Johnson I does not prevent a homicide crime from
being a categorical crime of violence under the physical
force clause, because it is not possible to kill a person
without exerting “physical force capable of causing
physical pain or injury.” If the force required for a
conviction of manslaughter must necessarily cause death, it
must also necessarily be capable of causing injury.
Congress has explicitly included “manslaughter other
than involuntary manslaughter (as described in section
1112)” under the definition of “serious violent
felony” for the purposes of the three-strikes rule for
mandatory life imprisonment. See 18 U.S.C. §
3559(c)(2)(F)(i). The unavoidable conclusion is that Congress
intended to include voluntary manslaughter under the
definitions of “crime of violence” and
“violent felony, ” as well. Indeed, voluntary
manslaughter is viewed by Congress not only as
“violent, ” but “serious[ly]” so. It
is difficult to conceive how Congress could have explicitly
categorized voluntary manslaughter under § 1112 as a
“serious violent felony” helping to support a
mandatory life sentence while not intending it to qualify as
a “crime of violence” so as to support a
relatively minor sentencing enhancement.
under the physical force clause must also be intentional, not
merely negligent or reckless. Fernandez-Ruiz v.
Gonzales, 466 F.3d 1121, 1132 (9th Cir. 2006) (en banc).
Although the Court of Appeals has noted that a defendant
might be convicted for voluntary manslaughter under §
1112 without an intent to kill, i.e., where he kills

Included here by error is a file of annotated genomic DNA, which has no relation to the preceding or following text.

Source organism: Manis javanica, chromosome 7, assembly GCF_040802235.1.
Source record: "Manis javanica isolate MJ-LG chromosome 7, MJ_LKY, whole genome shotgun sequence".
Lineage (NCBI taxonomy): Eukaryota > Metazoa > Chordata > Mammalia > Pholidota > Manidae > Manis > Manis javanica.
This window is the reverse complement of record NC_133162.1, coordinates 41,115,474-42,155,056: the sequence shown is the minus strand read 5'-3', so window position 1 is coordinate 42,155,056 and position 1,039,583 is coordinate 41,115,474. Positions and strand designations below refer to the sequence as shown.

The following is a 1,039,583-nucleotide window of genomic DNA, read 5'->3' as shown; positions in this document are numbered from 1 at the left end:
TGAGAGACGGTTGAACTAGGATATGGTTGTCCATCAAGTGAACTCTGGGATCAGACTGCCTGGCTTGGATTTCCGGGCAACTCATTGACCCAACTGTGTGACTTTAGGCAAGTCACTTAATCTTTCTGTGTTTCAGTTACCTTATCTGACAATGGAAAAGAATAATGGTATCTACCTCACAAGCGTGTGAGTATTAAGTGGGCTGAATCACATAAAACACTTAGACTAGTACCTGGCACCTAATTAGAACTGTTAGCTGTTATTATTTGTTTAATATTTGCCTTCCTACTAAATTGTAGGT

recklessly but upon passion instead of malice, see United
States v. Paul, 37 F.3d 496, 499 n.1 (9th Cir. 1994),
another panel previously noted that a conviction for
voluntary manslaughter under § 1112 as a lesser included
offense of murder under § 1111, as here, requires proof
of at least an intentional injury even if there is no intent
to kill, see United States v. Quintero, 21 F.3d 885,
890 (9th Cir. 1994) (“To convict a defendant charged
with murder of voluntary manslaughter, the government must
prove that (1) the defendant intentionally inflicted an
injury upon another from which the other died; and (2)
the homicide was committed without justification or
excuse.” (emphasis added)).
murder defendant becomes entitled to an instruction on the
lesser included offense of voluntary manslaughter if he
produces evidence “that the defendant was acting out of
passion rather than malice.” United States v.
Begay, 673 F.3d 1038, 1045 (9th Cir. 2011) (quoting
id.). Another post-Paul panel has noted
that passion and malice both imply the mental state of
intent. See Kleeman v. U.S. Parole Comm'n, 125
F.3d 725, 731 (9th Cir. 1997) (citing Paul, 37 F.3d
at 499) (“If a defendant kills with the mental
state required for murder, but does so in the
‘heat of passion' caused by adequate provocation,
then the defendant is guilty of voluntary
manslaughter.” (emphasis added)). “Intent
without malice, not the heat of passion, is the defining
characteristic of voluntary manslaughter.” Id.
(quoting Quintero, 21 F.3d at 890) (emphasis added).
And it is not even clear that the Paul panel's
statement that voluntary manslaughter can be committed via
mere recklessness as to the result of death is correct.
See Wakaksan v. United States, 367 F.3d 639, 645
(8th Cir. 1966) ...